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Are NFTs a Good Investment? Many Los Angeles VCs Aren’t Convinced

Non-fungible tokens—better known as NFTs—have gone mainstream in the past year, with everyone from major art auction houses to Hollywood movie studios buying into the hype.

NFTs are unique pieces of data tracked and stored on blockchains like Ethereum. They’re usually associated with digital images, such as cartoon apes or the artist Beeple’s $69 million digital collage. NFTs offer a record of ownership that is verifiable through a digital ledger, opening up a whole range of possibilities for digital assets that people can buy, sell, and transact with.


Major venture capital firms like Andreessen Horowitz are among those to have entered the NFT fray, with the Silicon Valley giant targeting NFT startups through its new $2.2 billion crypto fund. As such, dot.LA decided to gauge how local VC investors—who are accustomed to navigating burgeoning tech bubbles—feel about this latest trend.

In a dot.LA poll of 32 leading Los Angeles-based venture capitalists, roughly 9% described NFTs as a "good” investment, while an equal percentage indicated the opposite, calling them a “bad” investment. A roughly 66% majority of respondents, meanwhile, said they were simply “not sure.” The remaining 16% selected “other”—listing a range of responses including “Not great for a venture fund, good for individuals,” “Fundamentally a good development, but currently overvalued,” and “Depends on the NFT!”

When dot.LA reached out for further comment, none of the NFT skeptics chose to share their take on the record.

Like the crypto space at large, NFTs have no shortage of doubters and proponents alike. Some prominent technologists—including Signal founder Moxie Marlinspike and Square CEO Jack Dorsey—have publicly questioned whether the scene is as decentralized as it seems. In the gaming industry, some developers are looking to build entire games around NFTs, while others are reportedly turning away NFTs as payment.

“2021 was a watershed year for NFTs focused on art, collectibles & gaming. People value scarcity, and NFTs fit the bill,” said M13 investor Mark Grace. “Add in their traits of transportability and programmability, and it's easy to see why people are so engaged,” he added, though noting that he’s cautious of “NFTs marketed as a cure-all.”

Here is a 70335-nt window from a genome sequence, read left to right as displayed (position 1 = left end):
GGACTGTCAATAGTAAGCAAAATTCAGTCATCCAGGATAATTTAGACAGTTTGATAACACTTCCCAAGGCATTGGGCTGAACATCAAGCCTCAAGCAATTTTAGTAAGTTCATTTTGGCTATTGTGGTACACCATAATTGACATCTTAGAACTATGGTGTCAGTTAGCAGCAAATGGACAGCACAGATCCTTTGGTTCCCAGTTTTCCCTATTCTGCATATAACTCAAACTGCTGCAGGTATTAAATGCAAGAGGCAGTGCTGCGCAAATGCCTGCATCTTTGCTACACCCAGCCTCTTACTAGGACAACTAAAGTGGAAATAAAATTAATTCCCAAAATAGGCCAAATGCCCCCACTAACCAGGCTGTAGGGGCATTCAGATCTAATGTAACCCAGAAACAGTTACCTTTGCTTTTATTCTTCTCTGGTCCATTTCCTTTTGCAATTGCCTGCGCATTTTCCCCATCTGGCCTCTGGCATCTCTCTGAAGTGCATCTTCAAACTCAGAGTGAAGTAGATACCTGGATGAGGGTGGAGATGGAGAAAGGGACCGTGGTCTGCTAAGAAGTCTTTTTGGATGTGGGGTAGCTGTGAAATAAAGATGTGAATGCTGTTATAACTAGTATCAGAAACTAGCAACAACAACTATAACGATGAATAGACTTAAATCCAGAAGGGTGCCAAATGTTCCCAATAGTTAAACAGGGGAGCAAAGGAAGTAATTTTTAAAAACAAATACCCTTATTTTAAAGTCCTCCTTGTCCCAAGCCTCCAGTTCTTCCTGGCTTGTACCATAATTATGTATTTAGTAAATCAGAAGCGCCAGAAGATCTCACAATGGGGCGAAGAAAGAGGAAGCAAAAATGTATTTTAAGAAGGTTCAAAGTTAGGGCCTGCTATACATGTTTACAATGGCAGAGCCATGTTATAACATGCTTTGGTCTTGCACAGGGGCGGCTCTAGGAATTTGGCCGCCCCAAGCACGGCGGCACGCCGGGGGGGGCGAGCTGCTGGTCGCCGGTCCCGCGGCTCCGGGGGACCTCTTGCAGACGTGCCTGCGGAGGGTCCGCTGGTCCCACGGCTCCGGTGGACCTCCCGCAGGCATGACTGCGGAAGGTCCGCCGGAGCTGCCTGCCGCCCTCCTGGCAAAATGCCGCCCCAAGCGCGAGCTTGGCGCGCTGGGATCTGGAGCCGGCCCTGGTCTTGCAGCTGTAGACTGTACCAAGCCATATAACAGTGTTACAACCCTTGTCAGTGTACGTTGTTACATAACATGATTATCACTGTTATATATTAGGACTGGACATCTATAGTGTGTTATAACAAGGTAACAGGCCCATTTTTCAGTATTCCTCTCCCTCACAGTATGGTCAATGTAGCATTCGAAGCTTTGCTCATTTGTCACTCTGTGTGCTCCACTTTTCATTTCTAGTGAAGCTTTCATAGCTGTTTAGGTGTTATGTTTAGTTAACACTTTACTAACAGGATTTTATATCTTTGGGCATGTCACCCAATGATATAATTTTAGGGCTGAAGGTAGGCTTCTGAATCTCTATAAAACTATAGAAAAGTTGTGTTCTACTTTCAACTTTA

TenOneTen partner Minnie Ingersoll shared the enthusiasm.

“No one yet knows how things will shake out, but ownership, the metaverse, and digital identity are being rethought and that's exciting,” said Ingersoll. “Personally, I'm more bullish on tokens that have functionality or represent digital work (e.g., NFTs that unlock access or represent digital art) than I am on NFTs that try to bridge the physical world onto the blockchain. I think both will happen eventually but from a timing perspective the latter is not where I would focus on investing now.”

Both M13 and TenOneTen have investments in blockchain-related companies—respectively, crypto investing tool River and mobile banking app LVL.

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Keerthi Vedantam

Keerthi Vedantam is a bioscience reporter at dot.LA. She cut her teeth covering everything from cloud computing to 5G in San Francisco and Seattle. Before she covered tech, Keerthi reported on tribal lands and congressional policy in Washington, D.C. Connect with her on Twitter, Clubhouse (@keerthivedantam) or Signal at 408-470-0776.

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Ben Bergman

Ben Bergman is the newsroom's senior finance reporter. Previously he was a senior business reporter and host at KPCC, a senior producer at Gimlet Media, a producer at NPR's Morning Edition, and produced two investigative documentaries for KCET. He has been a frequent on-air contributor to business coverage on NPR and Marketplace and has written for The New York Times and Columbia Journalism Review. Ben was a 2017-2018 Knight-Bagehot Fellow in Economic and Business Journalism at Columbia Business School. In his free time, he enjoys skiing, playing poker, and cheering on The Seattle Seahawks.

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